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Possible Gaza ceasefire

by: VOAnewscom - Last updated: 2012-11-20

Israel and Palestinians officials on Tuesday issued conflicting statements over whether a Gaza cease-fire deal has been reached.
Hamas officials said that a Cairo-brokered truce to end seven days of cross-border volleys would take effect late Tuesday.
"An agreement for calm has been reached. It will be declared at nine o'clock (1900 GMT) and go into effect at midnight (2200 GMT)," Hamas official Ayman Taha told Reuters from Cairo.
Pan-Arab television stations and the French news agency also reported Palestinian comments that a cessation agreement was in place.
But Israel spokesman Mark Regev told reporters that the announcements were premature.
“We're not there yet," Regev said on CNN. "The ball's still in play."

Israel had put a planned ground operation in Gaza "on hold" as diplomatic efforts swelled Tuesday to halt cross-border aerial strikes between Israel and Hamas militants, now in their seventh day.
U.S. Secretary of State Hillary Clinton broke off an Asian trip to travel to Jerusalem, Ramallah and Cairo to meet with regional leaders.
Clinton left Cambodia for Israel Tuesday, where she will meet with Prime Minister Benjamin Netanyahu. She will also meet with Palestinian leaders and Egyptian officials on the trip, which the White House says will focus on U.S. interest in a peaceful outcome to the conflict.
U.S. Deputy National Security Adviser Ben Rhodes described Clinton's possible impact on the negotiations.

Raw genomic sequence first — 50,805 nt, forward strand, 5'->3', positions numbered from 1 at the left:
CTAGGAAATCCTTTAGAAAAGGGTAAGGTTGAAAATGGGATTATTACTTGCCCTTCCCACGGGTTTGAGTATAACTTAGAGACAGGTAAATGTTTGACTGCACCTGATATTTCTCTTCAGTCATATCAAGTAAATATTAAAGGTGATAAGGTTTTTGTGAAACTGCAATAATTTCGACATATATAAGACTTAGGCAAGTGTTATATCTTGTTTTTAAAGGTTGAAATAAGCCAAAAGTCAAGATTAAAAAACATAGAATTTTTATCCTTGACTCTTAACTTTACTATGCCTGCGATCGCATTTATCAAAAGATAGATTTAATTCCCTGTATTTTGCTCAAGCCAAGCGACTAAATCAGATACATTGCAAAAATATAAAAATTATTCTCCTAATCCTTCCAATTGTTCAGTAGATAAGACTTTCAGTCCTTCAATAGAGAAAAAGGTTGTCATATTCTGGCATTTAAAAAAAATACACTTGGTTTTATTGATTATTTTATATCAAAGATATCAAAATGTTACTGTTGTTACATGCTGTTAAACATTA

"It's not a matter of leverage, it's a matter of what is in everybody's best interests," he said. "It is not in the interests of the Palestinians and the people of Gaza for there to be an escalation of this conflict. That would bring with it a huge cost."

Egypt's President Mohamed Morsi said Tuesday that "Israeli aggression" against Gaza would end later in the day and that Egyptian-mediated efforts to reach a truce between Palestinians and Israelis would produce "positive results" in the next several hours.
United Nations Secretary-General Ban Ki-moon called on Tuesday for an immediate cease-fire.
"Immediate steps are needed by all to avoid further escalation, including a ground operation, which would only result in further tragedy," he said at a Cairo news conference.
The Hamas government said Arab League chief Nabil al-Arabi crossed into Gaza Tuesday on a solidarity visit, accompanied by 10 Arab ministers.

Smoke rose from Gaza City Tuesday, as Israel pushed ahead with its air campaign against Hamas militants who have been firing rockets toward Israeli communities.
But Gazans reported that the Israeli barrage was tempered compared to previous days.
VOA's Scott Bobb reports from Gaza that the diplomatic efforts may have temporarily calmed the situation.
"Last night had been quieter, although dozens of shells fell, nevertheless it was a bit quieter, residents say, and more peaceful," he said. "This could be because there's a delegation of diplomats coming from Egypt — the Arab League secretary-general, [Turkish] foreign minister and others to show solidarity with the Gazans and the Palestinians here."
Bobb said the pending arrival of Clinton and Ban, likely this evening, "could push things along."

Still, the Israeli air force hit more than 130 targets in Gaza Tuesday. The military says warplanes attacked Palestinian rocket launchers, smuggling tunnels and ammunition facilities. A bank used by Hamas was also hit in an air strike and badly damaged.
Palestinian militants continued to fire missiles over the Gaza border.
Sirens wailed in Jerusalem for the second time since the conflict erupted a week ago. Many residents heard a boom and police say a rocket landed in the Bethlehem area near Jerusalem, causing no casualties or damage.
In southern Israel, the army’s Iron Dome system fired interceptor missiles and knocked many of the incoming rockets out of the sky.
Israel began its offensive with a November 14th air strike that killed Hamas's military leader in Gaza. It says the attack was in response to weeks of intensifying rocket fire from Gaza on southern Israeli communities.